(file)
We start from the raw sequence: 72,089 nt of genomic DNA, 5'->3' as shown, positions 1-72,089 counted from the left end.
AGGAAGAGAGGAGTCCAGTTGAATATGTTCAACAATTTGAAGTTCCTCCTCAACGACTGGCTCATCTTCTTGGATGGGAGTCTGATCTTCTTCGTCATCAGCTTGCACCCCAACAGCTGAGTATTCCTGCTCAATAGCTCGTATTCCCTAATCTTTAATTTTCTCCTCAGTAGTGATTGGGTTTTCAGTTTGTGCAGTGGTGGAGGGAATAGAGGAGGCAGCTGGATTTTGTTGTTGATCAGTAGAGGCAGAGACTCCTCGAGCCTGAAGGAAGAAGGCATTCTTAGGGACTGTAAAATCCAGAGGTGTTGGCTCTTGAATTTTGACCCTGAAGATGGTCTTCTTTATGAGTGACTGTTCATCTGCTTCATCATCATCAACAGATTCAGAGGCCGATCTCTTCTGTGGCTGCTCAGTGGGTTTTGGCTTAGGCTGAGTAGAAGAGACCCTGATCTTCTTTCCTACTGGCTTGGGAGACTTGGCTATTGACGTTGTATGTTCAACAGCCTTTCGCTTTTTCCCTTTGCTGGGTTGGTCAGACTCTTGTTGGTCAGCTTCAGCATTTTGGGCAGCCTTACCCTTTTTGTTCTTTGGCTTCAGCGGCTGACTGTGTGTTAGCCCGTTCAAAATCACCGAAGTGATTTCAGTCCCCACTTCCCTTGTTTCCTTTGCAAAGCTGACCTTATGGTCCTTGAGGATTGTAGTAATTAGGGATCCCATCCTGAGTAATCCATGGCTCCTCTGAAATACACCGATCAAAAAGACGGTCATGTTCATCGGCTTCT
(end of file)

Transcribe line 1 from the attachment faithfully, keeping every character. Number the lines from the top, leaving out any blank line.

We start from the raw sequence: 72,089 nt of genomic DNA, 5'->3' as shown, positions 1-72,089 counted from the left end.